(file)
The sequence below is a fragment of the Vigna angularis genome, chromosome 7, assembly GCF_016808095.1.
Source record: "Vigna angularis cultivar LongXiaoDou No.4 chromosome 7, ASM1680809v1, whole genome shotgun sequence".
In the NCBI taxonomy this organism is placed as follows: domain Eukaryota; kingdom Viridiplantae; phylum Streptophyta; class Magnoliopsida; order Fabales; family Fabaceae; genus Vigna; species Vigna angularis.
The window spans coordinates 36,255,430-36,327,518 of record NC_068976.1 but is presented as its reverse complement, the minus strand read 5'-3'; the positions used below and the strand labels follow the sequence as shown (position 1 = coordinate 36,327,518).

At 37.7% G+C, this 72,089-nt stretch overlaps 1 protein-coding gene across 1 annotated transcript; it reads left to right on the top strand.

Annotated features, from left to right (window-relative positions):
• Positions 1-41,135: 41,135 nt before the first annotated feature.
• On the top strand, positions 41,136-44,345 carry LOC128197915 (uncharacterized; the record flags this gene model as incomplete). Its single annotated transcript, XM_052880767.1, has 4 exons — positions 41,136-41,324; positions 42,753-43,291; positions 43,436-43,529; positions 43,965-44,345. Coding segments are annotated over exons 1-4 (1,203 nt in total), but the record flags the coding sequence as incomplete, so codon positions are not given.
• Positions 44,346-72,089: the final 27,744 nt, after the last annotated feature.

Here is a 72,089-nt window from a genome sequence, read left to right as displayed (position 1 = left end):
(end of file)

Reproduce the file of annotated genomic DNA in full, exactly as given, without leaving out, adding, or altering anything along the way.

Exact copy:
The sequence below is a fragment of the Vigna angularis genome, chromosome 7, assembly GCF_016808095.1.
Source record: "Vigna angularis cultivar LongXiaoDou No.4 chromosome 7, ASM1680809v1, whole genome shotgun sequence".
In the NCBI taxonomy this organism is placed as follows: domain Eukaryota; kingdom Viridiplantae; phylum Streptophyta; class Magnoliopsida; order Fabales; family Fabaceae; genus Vigna; species Vigna angularis.
The window spans coordinates 36,255,430-36,327,518 of record NC_068976.1 but is presented as its reverse complement, the minus strand read 5'-3'; the positions used below and the strand labels follow the sequence as shown (position 1 = coordinate 36,327,518).

At 37.7% G+C, this 72,089-nt stretch overlaps 1 protein-coding gene across 1 annotated transcript; it reads left to right on the top strand.

Annotated features, from left to right (window-relative positions):
• Positions 1-41,135: 41,135 nt before the first annotated feature.
• On the top strand, positions 41,136-44,345 carry LOC128197915 (uncharacterized; the record flags this gene model as incomplete). Its single annotated transcript, XM_052880767.1, has 4 exons — positions 41,136-41,324; positions 42,753-43,291; positions 43,436-43,529; positions 43,965-44,345. Coding segments are annotated over exons 1-4 (1,203 nt in total), but the record flags the coding sequence as incomplete, so codon positions are not given.
• Positions 44,346-72,089: the final 27,744 nt, after the last annotated feature.

Here is a 72,089-nt window from a genome sequence, read left to right as displayed (position 1 = left end):